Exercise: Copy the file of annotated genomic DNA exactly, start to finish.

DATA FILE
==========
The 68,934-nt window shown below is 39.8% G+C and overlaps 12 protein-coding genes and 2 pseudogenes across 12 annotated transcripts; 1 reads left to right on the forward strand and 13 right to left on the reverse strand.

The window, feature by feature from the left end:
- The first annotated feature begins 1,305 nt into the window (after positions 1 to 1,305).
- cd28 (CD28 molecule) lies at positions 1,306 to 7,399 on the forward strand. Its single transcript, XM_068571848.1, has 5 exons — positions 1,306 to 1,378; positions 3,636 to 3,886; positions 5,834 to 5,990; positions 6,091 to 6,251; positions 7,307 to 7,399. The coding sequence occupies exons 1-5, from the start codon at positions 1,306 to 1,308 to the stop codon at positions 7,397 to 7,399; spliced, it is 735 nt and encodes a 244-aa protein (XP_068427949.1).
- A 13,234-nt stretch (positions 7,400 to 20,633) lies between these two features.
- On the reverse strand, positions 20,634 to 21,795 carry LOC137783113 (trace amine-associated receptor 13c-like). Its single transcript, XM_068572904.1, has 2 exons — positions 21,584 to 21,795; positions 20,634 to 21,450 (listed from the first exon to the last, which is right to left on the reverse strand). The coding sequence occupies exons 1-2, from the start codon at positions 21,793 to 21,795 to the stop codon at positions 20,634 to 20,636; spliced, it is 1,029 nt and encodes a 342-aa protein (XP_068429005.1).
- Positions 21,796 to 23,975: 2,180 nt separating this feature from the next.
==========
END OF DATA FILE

The 68,934-nt window shown below is 39.8% G+C and overlaps 12 protein-coding genes and 2 pseudogenes across 12 annotated transcripts; 1 reads left to right on the forward strand and 13 right to left on the reverse strand.

The window, feature by feature from the left end:
- The first annotated feature begins 1,305 nt into the window (after positions 1 to 1,305).
- cd28 (CD28 molecule) lies at positions 1,306 to 7,399 on the forward strand. Its single transcript, XM_068571848.1, has 5 exons — positions 1,306 to 1,378; positions 3,636 to 3,886; positions 5,834 to 5,990; positions 6,091 to 6,251; positions 7,307 to 7,399. The coding sequence occupies exons 1-5, from the start codon at positions 1,306 to 1,308 to the stop codon at positions 7,397 to 7,399; spliced, it is 735 nt and encodes a 244-aa protein (XP_068427949.1).
- A 13,234-nt stretch (positions 7,400 to 20,633) lies between these two features.
- On the reverse strand, positions 20,634 to 21,795 carry LOC137783113 (trace amine-associated receptor 13c-like). Its single transcript, XM_068572904.1, has 2 exons — positions 21,584 to 21,795; positions 20,634 to 21,450 (listed from the first exon to the last, which is right to left on the reverse strand). The coding sequence occupies exons 1-2, from the start codon at positions 21,793 to 21,795 to the stop codon at positions 20,634 to 20,636; spliced, it is 1,029 nt and encodes a 342-aa protein (XP_068429005.1).
- Positions 21,796 to 23,975: 2,180 nt separating this feature from the next.